Infections swell across US, Europe
Experts fear deaths will soon soar amid lapses in safety rules
Coronavirus cases around the world have climbed to all-time highs of more than 330,000 per day as the scourge comes storming back across Europe and spreads with renewed speed in the U.S., forcing many places to reimpose tough restrictions they had eased just a few months ago.
Well after Europe seemed to have largely tamed the virus that proved so lethal last spring, newly confirmed infections are reaching unprecedented levels in Germany, the Czech Republic, Italy and Poland, and most of the rest of the continent is seeing similar danger signs.
France imposed a 9 p.m. curfew on Paris and other big cities. Londoners face new restrictions on meeting with people indoors. The Netherlands closed bars and restaurants this week. The Czech Republic and Northern Ireland shut down schools. Poland limited restaurant hours and closed gyms and pools.
In the United States, new cases per day are on the rise in 44 states, with the biggest surges in the Midwest and Great Plains, where resistance to wearing masks and observing other social distancing practices has been running high. Deaths per day are climbing in 30 states.
“I see this as one of the toughest times in the epidemic,” said Dr. Peter Hotez, an infectious-disease specialist at the Baylor Col
lege of Medicine in Texas. “The numbers are going up pretty rapidly. We’re going to see a pretty large epidemic across the Northern Hemisphere.”
Dr. Anthony Fauci, the U.S. government’s top infectious-disease expert, said Americans should think hard about whether to hold Thanksgiving gatherings.
“Everyone has this traditional, emotional, warm feeling about the holidays and bringing a group of people, friends and family, together in the house indoors,” he said on ABC’s “Good Morning America.” “We really have to be careful this time that each individual family evaluates the risk benefit of doing that.”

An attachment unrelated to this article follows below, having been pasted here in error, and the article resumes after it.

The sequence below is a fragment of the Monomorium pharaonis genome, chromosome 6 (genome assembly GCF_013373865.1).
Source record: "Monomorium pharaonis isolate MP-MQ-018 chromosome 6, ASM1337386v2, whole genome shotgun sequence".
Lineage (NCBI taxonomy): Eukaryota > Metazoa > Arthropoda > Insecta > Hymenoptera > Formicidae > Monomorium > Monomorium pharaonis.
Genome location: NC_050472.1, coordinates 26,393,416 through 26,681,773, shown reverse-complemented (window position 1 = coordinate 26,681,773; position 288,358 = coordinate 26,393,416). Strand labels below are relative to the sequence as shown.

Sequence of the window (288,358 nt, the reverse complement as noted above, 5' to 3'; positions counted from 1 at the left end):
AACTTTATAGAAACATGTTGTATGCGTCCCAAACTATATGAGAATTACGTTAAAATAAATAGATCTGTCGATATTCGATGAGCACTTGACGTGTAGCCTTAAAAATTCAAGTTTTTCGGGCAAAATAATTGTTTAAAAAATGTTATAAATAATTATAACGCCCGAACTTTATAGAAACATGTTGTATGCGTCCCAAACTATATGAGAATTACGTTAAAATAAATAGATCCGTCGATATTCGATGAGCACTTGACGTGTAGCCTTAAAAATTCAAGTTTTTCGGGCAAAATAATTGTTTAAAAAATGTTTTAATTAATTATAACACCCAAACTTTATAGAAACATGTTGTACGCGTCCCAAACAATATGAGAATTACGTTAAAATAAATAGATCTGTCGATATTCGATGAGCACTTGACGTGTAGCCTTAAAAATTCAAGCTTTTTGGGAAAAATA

Responses to the surge have varied in hard-hit states.
In North Dakota, Republican Gov. Doug Burgum raised the coronavirus risk level in 16 counties this week but issued no mandated restrictions. In Wisconsin, a judge temporarily blocked an order from Democratic Gov. Tony Evers that would limit the number of people who can gather in bars and restaurants. Bars in much of Texas were allowed to reopen this week, but judges in several of the most populous counties opted to keep them closed.
According to Johns Hopkins University, newcases in the U.S. have risen from
about 40,000 per day on average to more than 52,000 over the past two weeks.
Deaths were relatively stable over the same period, at around 720 a day. That is well below the U.S. peak of over 2,200 dead per day in late April.
Worldwide, deaths have fallen slightly in recent weeks to about 5,200 a day, down from a peak of around 7,000 in April.
The head of the World Health Organization’s Europe office urged governments to be “uncompromising” in controlling the virus. He said most of the spread is happening because people aren’t complying with safety rules. “These measures are meant to keep us all ahead of
the curve and to flatten its course,” Dr. Hans Kluge said, while wearing a mask. “It is therefore up to us to accept them while they are still relatively easy to follow.”
In France, which reported over 22,000 new infections Wednesday, President Emmanuel Macron put 18 million residents in nine regions, including Paris, under a curfew starting Saturday. The country will deploy 12,000 police officers to enforce it.
“Our compatriots thought this health crisis was behind us,” Prime Minister Jean Castex said.
Italy set a one-day record for infections and recorded the highest daily death toll of this second wave, adding 83 victims to bring its official count to nearly 36,400, the second-highest in Europe after Britain.
In Britain, London and seven other areas face restrictions that will mean more than 11 million people will be barred from meeting with anyone indoors from outside their households and will be asked to minimize travel starting this weekend.
European nations have seen nearly 230,000 confirmed deaths from the virus, while the U.S. has recorded more than 217,000, though experts agree the official figures understate the true toll.
So far in the new surges, deaths have not increased at the same pace as infections.
For one thing, it can take time for people to get sick and die of the virus. Also, many of the new cases involve young people, who are less likely than older ones to get seriously ill. Patients are benefiting from new drugs and other improvements in treating COVID-19. And nursing homes, which were ravaged by the virus last spring, have gotten better at controlling infections.
But experts fear it is only a matter of time before deaths start rising in step with infections.
“All of this does not bode well,” said Josh Michaud, associate director of global health policy with the Kaiser Family Foundation in Washington. “Rapid increases in cases like we’re seeing now are always followed by increases in hospitalizations and deaths, which is what is likely to occur across much of Europe and the U.S. in the coming weeks and months.”